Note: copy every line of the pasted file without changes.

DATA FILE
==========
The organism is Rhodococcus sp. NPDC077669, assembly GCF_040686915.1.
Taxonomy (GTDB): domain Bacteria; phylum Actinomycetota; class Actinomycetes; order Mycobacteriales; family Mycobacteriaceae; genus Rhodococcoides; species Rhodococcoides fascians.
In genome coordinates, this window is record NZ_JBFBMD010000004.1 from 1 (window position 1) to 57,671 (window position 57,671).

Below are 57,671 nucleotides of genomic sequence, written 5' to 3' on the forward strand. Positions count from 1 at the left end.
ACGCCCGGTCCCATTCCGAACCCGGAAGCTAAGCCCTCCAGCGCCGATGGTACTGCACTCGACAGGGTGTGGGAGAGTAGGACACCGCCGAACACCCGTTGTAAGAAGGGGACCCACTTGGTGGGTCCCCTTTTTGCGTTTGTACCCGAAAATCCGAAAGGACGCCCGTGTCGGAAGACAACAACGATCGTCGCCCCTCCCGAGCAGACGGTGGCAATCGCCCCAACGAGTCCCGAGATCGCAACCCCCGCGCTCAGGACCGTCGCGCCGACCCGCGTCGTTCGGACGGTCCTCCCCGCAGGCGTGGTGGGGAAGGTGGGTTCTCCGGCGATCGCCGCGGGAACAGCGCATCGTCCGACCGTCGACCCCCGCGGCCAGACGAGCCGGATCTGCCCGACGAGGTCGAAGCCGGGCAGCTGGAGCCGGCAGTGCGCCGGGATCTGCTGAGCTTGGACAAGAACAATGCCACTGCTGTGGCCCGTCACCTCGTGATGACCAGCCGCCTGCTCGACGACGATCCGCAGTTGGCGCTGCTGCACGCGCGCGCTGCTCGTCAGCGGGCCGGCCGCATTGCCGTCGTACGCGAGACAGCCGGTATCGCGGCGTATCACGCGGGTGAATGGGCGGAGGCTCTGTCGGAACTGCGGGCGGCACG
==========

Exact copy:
The organism is Rhodococcus sp. NPDC077669, assembly GCF_040686915.1.
Taxonomy (GTDB): domain Bacteria; phylum Actinomycetota; class Actinomycetes; order Mycobacteriales; family Mycobacteriaceae; genus Rhodococcoides; species Rhodococcoides fascians.
In genome coordinates, this window is record NZ_JBFBMD010000004.1 from 1 (window position 1) to 57,671 (window position 57,671).

Below are 57,671 nucleotides of genomic sequence, written 5' to 3' on the forward strand. Positions count from 1 at the left end.
ACGCCCGGTCCCATTCCGAACCCGGAAGCTAAGCCCTCCAGCGCCGATGGTACTGCACTCGACAGGGTGTGGGAGAGTAGGACACCGCCGAACACCCGTTGTAAGAAGGGGACCCACTTGGTGGGTCCCCTTTTTGCGTTTGTACCCGAAAATCCGAAAGGACGCCCGTGTCGGAAGACAACAACGATCGTCGCCCCTCCCGAGCAGACGGTGGCAATCGCCCCAACGAGTCCCGAGATCGCAACCCCCGCGCTCAGGACCGTCGCGCCGACCCGCGTCGTTCGGACGGTCCTCCCCGCAGGCGTGGTGGGGAAGGTGGGTTCTCCGGCGATCGCCGCGGGAACAGCGCATCGTCCGACCGTCGACCCCCGCGGCCAGACGAGCCGGATCTGCCCGACGAGGTCGAAGCCGGGCAGCTGGAGCCGGCAGTGCGCCGGGATCTGCTGAGCTTGGACAAGAACAATGCCACTGCTGTGGCCCGTCACCTCGTGATGACCAGCCGCCTGCTCGACGACGATCCGCAGTTGGCGCTGCTGCACGCGCGCGCTGCTCGTCAGCGGGCCGGCCGCATTGCCGTCGTACGCGAGACAGCCGGTATCGCGGCGTATCACGCGGGTGAATGGGCGGAGGCTCTGTCGGAACTGCGGGCGGCACG